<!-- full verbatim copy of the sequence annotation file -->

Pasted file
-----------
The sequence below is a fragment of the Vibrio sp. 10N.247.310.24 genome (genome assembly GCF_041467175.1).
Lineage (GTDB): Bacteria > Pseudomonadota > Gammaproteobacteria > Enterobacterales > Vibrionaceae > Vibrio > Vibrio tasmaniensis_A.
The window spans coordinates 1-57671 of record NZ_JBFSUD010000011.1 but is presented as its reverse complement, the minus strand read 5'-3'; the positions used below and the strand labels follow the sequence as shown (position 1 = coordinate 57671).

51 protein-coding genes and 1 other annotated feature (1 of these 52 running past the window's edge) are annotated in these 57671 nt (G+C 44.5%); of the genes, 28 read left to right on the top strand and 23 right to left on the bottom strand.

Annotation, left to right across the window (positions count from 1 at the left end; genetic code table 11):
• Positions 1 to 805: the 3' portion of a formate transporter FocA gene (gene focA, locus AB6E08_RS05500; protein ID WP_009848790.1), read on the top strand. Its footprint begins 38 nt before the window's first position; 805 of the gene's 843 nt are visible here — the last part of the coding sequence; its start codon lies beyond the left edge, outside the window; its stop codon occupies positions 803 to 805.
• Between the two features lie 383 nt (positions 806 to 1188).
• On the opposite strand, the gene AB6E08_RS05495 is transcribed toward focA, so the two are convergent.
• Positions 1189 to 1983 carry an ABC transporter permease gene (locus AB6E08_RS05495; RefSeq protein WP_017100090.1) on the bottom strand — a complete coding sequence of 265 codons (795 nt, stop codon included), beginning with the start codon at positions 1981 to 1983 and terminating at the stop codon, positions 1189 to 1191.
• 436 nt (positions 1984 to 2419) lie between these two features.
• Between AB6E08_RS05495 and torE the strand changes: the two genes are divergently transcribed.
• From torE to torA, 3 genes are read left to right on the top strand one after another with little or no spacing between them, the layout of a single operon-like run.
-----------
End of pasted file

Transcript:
The sequence below is a fragment of the Vibrio sp. 10N.247.310.24 genome (genome assembly GCF_041467175.1).
Lineage (GTDB): Bacteria > Pseudomonadota > Gammaproteobacteria > Enterobacterales > Vibrionaceae > Vibrio > Vibrio tasmaniensis_A.
The window spans coordinates 1-57671 of record NZ_JBFSUD010000011.1 but is presented as its reverse complement, the minus strand read 5'-3'; the positions used below and the strand labels follow the sequence as shown (position 1 = coordinate 57671).

51 protein-coding genes and 1 other annotated feature (1 of these 52 running past the window's edge) are annotated in these 57671 nt (G+C 44.5%); of the genes, 28 read left to right on the top strand and 23 right to left on the bottom strand.

Annotation, left to right across the window (positions count from 1 at the left end; genetic code table 11):
• Positions 1 to 805: the 3' portion of a formate transporter FocA gene (gene focA, locus AB6E08_RS05500; protein ID WP_009848790.1), read on the top strand. Its footprint begins 38 nt before the window's first position; 805 of the gene's 843 nt are visible here — the last part of the coding sequence; its start codon lies beyond the left edge, outside the window; its stop codon occupies positions 803 to 805.
• Between the two features lie 383 nt (positions 806 to 1188).
• On the opposite strand, the gene AB6E08_RS05495 is transcribed toward focA, so the two are convergent.
• Positions 1189 to 1983 carry an ABC transporter permease gene (locus AB6E08_RS05495; RefSeq protein WP_017100090.1) on the bottom strand — a complete coding sequence of 265 codons (795 nt, stop codon included), beginning with the start codon at positions 1981 to 1983 and terminating at the stop codon, positions 1189 to 1191.
• 436 nt (positions 1984 to 2419) lie between these two features.
• Between AB6E08_RS05495 and torE the strand changes: the two genes are divergently transcribed.
• From torE to torA, 3 genes are read left to right on the top strand one after another with little or no spacing between them, the layout of a single operon-like run.